Another myth is that globalisation means the minimisation and eventual disappearance of the state. People on both sides of the divide push this idea, which does not reflect reality. The US is a free market nation, yet the American state is not less powerful within its terrain than is the state in a closed economy. With the state in the west accounting for between 35% to 55% of their nations' GDP, it is nonsense to say they are weaker than corporations. As rich as Microsoft is its power cannot be compared with that of the US government - the software company does not control the security and armed forces nor can it alter national policy. The state in a liberal democracy like Britain exercises more actual control on the behaviour of individuals and corporations than say the state in Nigeria. The difference is that in Britain regulations are open and the rule of law is maintained, whilst in Nigeria there are many regulations that give the impression of government control but they are meaningless because the state lacks the capacity to enforce them.

Another common myth is that globalisation invariably leads to cultural domination of poor countries by rich ones. More specifically, it is believed that globalisation means acceptance of American culture - symbolised by the global spread of McDonalds and Hollywood films. There is no denying the global spread of western culture, especially American, but the adoption of new and foreign ideas and styles is voluntary.  No one forces people in developing nations to buy a 'Big Mac' and nothing prevents an enterprising local entrepreneur from creating and marketing his own form of beef burger.

The movement of ideas across borders does pose a challenge to local cultures to remain relevant to the people. Culture is not something that is fixed and sacrosanct. It is the knowledge, values and taste shared in a society at a particular point in time. People everywhere in the world should be free to choose how they want to dress, dance and play; what to hear, read or eat.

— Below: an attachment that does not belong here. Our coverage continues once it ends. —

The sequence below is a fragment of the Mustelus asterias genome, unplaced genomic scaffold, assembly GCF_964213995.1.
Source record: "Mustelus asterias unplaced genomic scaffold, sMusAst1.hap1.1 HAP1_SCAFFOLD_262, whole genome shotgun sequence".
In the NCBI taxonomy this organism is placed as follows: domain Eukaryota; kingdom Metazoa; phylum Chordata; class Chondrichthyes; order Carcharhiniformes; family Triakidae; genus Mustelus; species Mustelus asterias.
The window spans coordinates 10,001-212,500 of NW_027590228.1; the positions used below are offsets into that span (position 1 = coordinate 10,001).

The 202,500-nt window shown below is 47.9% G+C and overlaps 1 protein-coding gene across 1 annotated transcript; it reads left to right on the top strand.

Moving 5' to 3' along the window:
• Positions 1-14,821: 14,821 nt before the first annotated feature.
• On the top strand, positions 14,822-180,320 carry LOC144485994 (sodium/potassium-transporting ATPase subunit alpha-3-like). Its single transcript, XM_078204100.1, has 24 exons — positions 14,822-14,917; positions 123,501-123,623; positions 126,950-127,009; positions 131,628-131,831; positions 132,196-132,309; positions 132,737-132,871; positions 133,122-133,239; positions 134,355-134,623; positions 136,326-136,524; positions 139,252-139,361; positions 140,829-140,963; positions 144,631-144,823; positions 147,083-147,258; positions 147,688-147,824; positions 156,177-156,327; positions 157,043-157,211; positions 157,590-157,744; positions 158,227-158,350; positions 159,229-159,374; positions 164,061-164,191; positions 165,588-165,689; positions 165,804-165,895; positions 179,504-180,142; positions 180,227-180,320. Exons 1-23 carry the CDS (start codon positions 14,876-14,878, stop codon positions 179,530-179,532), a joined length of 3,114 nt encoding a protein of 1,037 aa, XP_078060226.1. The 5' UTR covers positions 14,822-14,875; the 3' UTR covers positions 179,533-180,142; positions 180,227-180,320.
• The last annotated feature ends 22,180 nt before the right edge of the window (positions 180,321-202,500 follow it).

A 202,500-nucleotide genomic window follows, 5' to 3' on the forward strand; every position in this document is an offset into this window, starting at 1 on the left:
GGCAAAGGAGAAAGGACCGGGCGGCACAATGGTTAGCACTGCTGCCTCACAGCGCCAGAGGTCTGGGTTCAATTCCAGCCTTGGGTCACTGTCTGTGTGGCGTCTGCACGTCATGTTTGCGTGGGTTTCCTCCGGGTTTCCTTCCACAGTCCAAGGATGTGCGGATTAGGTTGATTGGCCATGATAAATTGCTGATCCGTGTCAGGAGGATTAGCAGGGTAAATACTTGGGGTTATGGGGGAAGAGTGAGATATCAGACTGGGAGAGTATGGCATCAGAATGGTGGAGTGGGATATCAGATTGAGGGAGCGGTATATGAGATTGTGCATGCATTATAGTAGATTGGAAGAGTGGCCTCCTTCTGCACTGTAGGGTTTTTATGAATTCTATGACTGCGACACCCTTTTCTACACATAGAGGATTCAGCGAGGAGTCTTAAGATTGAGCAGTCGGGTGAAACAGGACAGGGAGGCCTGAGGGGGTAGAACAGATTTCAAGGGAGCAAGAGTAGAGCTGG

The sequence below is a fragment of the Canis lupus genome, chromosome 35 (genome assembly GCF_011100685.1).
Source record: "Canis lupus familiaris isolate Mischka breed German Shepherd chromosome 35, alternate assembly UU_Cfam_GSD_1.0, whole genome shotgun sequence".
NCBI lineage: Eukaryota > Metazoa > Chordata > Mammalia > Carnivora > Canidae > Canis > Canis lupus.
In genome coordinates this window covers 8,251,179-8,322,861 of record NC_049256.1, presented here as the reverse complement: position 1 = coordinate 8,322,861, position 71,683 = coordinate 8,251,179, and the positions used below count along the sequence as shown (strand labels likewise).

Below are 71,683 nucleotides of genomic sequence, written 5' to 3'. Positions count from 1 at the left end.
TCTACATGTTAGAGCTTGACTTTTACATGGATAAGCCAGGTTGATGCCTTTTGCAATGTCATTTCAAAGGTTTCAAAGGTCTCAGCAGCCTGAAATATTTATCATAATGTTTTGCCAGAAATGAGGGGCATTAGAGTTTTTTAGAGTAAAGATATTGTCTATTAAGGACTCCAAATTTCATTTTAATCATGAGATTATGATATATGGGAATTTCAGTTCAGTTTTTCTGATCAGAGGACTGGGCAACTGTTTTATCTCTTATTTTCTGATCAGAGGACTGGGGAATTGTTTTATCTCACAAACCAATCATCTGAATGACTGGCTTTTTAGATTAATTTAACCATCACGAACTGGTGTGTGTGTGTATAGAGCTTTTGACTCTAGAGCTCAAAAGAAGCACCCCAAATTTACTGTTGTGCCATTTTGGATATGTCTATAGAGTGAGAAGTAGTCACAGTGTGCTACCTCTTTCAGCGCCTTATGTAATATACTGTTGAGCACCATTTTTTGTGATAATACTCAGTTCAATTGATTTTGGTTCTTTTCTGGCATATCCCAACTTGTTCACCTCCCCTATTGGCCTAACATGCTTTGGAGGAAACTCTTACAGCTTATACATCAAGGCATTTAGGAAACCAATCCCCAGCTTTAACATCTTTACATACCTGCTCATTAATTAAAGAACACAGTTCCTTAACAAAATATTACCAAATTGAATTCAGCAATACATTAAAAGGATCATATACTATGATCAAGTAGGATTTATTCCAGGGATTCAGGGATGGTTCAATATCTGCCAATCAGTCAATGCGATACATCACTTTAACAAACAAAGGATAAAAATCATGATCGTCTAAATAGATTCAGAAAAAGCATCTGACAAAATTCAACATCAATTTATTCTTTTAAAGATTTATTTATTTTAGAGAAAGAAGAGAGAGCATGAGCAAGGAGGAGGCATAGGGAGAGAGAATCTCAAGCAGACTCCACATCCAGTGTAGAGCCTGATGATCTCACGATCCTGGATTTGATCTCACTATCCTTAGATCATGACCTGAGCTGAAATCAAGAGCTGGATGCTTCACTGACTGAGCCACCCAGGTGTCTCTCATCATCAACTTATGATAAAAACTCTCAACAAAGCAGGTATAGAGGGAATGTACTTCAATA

Globalisation has served to widen the cultural choices available to people in both rich and poor nations. Today, it is difficult to describe British culture in a way recognizable to somebody from the nineteenth century. The country's favourite dish is Indian curry and the most popular music is Afro-American in origin.

Globalisation can be culturally challenging for societies that are not conducive to cultural creativity and only hold on to pass achievements. Many Third World societies find themselves overwhelmed by western cultural productions because their own environment is no longer conducive to individual or group creativity - the cultural styles and ideas that they defend against imports are often at least a century old. The solution to this is not to lock out foreign ideas but to establish a political, social and economic order in which people's creative energies can be released rather than suppressed.

The prospect of integration in the international economic system may seem daunting to poor Third World nations, but the risk involved have often been exaggerated. For instance, the notion that by opening up their markets to trade poor nations will be deluged by imports from rich countries and find their exports commanding only low prices is too often overplayed. Leaving aside debt and aid, a nation can only import as much goods as it can pay for, so a poor country's import will be limited to the sum of its export. There is nothing in international trade that dictates what a nation imports - it is its decision whether it spends its scarce foreign exchange buying champagne or machines. Poor nations will not be better off by stopping exporting because the activity sustains employment and augments production for local consumption. The solution to the low world prices for primary products produced by poor-nation farmers is not for their countries to cut off links with the global economy but to seek ways to boost prices. In the long-run the answer is to increase the productivity of farmers and also move up the value chain by selling process or manufactured goods.

Vanguard Sept 2003

Date Uploaded 1/23/2008
Copyright Africa Economic Analysis 2005